Posted by Sandy Zhang
This Tuesday, Feb. 7, "Bringing King to China," a film about an American teacher's struggle to stage a play about Martin Luther King Jr. in China, will screen in Gannett Auditorium.
Cáitrín McKiernan was inspired to produce the play – "Passages of Martin Luther King Jr." by Clayborne Carson – in China when her protests against the Iraq War failed. Her goal was to reveal a positive, nonviolent aspect of America to the Chinese.
McKiernan wanted the play's examination of King's life and beliefs to create a positive connection between Chinese society and American society.
"By talking about Martin Luther King, Chinese people maybe will see a different side of Americans and maybe Americans will also see a different side of Chinese people," said McKiernan in the film. "That's the beauty of it."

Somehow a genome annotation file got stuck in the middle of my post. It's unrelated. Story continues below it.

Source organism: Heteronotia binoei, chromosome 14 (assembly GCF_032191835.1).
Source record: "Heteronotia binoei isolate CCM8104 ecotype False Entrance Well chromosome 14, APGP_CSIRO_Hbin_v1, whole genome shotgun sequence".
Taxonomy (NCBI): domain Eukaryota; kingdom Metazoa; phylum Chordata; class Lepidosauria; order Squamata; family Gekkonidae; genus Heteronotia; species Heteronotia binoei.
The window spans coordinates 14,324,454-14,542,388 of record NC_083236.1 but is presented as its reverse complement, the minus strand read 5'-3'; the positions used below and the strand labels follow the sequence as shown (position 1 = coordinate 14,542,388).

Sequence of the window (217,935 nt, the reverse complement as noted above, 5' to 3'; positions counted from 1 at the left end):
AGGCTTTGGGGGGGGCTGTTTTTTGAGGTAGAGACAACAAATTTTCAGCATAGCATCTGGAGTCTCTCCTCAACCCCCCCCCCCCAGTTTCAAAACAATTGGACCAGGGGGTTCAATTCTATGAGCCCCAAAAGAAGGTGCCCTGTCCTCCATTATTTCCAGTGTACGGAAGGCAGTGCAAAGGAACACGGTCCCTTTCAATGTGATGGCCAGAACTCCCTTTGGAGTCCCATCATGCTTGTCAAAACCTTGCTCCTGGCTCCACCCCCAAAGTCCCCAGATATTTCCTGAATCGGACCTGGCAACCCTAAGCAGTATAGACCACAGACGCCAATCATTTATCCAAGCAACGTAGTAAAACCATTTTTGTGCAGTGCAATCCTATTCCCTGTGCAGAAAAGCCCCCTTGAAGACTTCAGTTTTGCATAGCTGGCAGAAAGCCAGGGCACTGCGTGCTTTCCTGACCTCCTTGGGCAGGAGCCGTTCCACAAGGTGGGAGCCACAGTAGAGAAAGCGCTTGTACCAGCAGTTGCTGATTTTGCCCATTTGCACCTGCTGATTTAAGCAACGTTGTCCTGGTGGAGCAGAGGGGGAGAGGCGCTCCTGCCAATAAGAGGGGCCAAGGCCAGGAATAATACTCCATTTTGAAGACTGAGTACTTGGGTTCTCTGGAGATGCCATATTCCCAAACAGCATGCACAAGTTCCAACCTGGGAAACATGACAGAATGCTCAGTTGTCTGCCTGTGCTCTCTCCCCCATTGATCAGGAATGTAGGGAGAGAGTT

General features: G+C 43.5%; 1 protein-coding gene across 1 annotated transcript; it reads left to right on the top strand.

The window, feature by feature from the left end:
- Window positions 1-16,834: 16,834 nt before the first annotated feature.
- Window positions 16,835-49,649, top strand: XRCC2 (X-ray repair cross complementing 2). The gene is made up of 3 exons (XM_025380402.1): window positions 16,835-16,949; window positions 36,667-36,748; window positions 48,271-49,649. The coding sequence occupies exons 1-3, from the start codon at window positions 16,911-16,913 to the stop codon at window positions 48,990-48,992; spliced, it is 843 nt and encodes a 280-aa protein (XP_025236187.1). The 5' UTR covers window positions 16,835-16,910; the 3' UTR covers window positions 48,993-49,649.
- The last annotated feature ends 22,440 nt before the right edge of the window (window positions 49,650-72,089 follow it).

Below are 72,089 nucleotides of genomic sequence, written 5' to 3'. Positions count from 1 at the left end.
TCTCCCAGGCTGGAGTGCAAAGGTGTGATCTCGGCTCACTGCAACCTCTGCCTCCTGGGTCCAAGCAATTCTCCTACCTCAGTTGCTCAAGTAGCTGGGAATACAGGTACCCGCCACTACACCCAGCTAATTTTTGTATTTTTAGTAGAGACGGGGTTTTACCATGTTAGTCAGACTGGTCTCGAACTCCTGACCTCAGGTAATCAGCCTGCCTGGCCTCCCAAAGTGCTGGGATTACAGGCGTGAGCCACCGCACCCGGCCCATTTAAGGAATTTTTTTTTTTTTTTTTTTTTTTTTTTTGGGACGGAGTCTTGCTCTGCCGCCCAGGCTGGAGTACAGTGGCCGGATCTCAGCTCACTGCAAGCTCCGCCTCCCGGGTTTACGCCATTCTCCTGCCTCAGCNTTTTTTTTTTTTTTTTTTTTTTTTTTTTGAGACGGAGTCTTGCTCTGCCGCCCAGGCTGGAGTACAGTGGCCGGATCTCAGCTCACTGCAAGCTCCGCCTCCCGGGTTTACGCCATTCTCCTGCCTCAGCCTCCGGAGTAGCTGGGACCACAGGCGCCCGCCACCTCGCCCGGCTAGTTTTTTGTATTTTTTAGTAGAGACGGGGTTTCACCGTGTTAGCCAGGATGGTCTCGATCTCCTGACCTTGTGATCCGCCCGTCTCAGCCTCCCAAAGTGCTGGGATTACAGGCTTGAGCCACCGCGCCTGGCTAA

The film chronicles the process of winning government support, obtaining funding and recruiting professional Chinese stage actors as well as American gospel singers to participate in the production. Beyond that, the film examines how the teachings of King, whose "I Have a Dream" speech was extoled by Mao Zedong, resonate with a contemporary Chinese audience.
McKiernan hoped King's message of peaceful struggle and nonviolence protest would provide a means for the audience to examine the forms of discrimination that exist in Chinese society.
A discussion with Kevin McKiernan, Cáitrín McKiernan's father as well as producer and director of "Bringing King to China," will follow the screening. To learn more about the film, visit bringingkingtochina.com.